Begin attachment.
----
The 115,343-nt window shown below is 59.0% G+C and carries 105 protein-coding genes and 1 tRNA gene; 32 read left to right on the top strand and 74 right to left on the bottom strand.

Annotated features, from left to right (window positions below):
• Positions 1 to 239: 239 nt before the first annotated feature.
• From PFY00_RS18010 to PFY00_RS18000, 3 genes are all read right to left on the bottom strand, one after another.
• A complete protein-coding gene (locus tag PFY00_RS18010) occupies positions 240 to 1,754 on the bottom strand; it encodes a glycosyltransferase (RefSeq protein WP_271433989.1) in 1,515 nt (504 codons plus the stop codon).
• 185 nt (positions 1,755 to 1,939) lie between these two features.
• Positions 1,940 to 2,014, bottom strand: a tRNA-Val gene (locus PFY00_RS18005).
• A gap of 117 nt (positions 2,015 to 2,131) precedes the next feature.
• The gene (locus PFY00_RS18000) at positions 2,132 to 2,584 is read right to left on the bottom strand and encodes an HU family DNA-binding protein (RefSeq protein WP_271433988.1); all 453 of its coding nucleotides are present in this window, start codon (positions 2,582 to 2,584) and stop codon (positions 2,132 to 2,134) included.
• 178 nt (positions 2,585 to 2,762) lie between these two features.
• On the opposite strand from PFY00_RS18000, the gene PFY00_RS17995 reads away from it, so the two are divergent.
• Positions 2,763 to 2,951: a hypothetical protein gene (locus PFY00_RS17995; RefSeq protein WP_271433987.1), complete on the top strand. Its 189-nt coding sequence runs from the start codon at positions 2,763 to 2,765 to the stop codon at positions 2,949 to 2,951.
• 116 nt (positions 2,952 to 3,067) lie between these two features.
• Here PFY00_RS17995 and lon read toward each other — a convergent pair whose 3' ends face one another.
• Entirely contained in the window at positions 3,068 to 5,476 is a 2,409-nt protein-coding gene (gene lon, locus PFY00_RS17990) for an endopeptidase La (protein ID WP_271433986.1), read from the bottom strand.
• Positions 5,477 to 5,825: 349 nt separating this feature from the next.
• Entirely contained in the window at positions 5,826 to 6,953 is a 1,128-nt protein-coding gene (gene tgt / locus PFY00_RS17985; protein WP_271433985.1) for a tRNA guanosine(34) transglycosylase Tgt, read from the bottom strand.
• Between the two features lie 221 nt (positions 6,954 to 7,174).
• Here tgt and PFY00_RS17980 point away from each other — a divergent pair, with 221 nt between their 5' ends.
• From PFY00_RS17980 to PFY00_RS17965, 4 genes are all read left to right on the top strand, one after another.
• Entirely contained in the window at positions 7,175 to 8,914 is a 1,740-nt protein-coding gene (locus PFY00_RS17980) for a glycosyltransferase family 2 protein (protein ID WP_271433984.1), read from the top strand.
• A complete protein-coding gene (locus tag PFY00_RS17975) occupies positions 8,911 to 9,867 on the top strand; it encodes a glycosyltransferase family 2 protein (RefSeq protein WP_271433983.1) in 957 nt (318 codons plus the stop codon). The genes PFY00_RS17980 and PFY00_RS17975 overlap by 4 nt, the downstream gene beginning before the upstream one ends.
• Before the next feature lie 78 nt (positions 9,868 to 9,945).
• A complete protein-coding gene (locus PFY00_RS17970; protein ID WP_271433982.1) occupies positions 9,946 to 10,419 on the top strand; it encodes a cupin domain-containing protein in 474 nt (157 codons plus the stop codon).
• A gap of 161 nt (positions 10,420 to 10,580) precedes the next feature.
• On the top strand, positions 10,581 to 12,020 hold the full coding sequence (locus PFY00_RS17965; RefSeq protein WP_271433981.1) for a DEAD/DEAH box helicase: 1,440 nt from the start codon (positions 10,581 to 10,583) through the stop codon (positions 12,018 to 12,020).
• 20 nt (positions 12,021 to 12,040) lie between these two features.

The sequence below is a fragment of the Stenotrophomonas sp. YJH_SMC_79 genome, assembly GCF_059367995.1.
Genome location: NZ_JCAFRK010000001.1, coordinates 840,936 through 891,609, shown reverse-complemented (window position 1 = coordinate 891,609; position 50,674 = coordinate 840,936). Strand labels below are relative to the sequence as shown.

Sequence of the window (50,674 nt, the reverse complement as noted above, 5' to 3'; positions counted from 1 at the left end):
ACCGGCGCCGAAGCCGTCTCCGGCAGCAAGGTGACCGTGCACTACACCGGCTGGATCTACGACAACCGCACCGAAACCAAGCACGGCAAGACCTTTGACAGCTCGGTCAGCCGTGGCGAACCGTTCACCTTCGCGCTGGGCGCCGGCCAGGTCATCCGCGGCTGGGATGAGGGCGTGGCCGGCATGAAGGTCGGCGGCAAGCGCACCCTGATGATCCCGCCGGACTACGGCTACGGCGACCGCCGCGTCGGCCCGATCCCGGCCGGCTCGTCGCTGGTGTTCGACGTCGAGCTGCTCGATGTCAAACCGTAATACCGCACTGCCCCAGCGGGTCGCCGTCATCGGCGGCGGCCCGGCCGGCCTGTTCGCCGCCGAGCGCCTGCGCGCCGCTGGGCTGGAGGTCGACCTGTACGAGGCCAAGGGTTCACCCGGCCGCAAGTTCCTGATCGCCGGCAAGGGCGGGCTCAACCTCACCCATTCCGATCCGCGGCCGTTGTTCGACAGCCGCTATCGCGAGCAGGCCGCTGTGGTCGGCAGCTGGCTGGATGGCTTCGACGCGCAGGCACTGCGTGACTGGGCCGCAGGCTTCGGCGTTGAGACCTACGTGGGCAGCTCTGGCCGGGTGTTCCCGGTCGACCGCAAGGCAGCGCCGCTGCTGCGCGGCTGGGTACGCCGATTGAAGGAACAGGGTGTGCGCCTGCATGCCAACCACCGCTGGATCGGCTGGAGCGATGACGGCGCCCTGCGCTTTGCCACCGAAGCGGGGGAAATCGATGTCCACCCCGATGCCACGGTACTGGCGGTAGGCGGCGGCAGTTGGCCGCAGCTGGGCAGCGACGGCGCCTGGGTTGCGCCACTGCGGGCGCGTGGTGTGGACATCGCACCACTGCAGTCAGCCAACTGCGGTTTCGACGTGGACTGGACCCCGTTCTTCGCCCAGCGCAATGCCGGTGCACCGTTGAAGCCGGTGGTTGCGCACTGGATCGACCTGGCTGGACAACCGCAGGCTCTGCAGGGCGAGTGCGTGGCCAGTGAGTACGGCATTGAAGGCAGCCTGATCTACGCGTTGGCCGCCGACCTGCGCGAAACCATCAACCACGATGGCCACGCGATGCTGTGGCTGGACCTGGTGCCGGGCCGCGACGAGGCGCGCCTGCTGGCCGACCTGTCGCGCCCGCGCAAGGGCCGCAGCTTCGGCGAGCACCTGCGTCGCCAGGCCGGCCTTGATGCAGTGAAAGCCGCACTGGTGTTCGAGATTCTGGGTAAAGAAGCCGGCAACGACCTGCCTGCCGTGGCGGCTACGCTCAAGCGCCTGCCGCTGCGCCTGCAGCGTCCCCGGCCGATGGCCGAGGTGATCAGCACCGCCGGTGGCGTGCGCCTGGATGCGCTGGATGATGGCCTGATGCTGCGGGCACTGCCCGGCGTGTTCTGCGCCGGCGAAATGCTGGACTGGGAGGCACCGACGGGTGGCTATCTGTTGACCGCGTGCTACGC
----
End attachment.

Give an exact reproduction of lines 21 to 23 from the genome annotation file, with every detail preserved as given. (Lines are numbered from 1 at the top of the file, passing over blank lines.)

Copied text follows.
• Entirely contained in the window at positions 7,175 to 8,914 is a 1,740-nt protein-coding gene (locus PFY00_RS17980) for a glycosyltransferase family 2 protein (protein ID WP_271433984.1), read from the top strand.
• A complete protein-coding gene (locus tag PFY00_RS17975) occupies positions 8,911 to 9,867 on the top strand; it encodes a glycosyltransferase family 2 protein (RefSeq protein WP_271433983.1) in 957 nt (318 codons plus the stop codon). The genes PFY00_RS17980 and PFY00_RS17975 overlap by 4 nt, the downstream gene beginning before the upstream one ends.
• Before the next feature lie 78 nt (positions 9,868 to 9,945).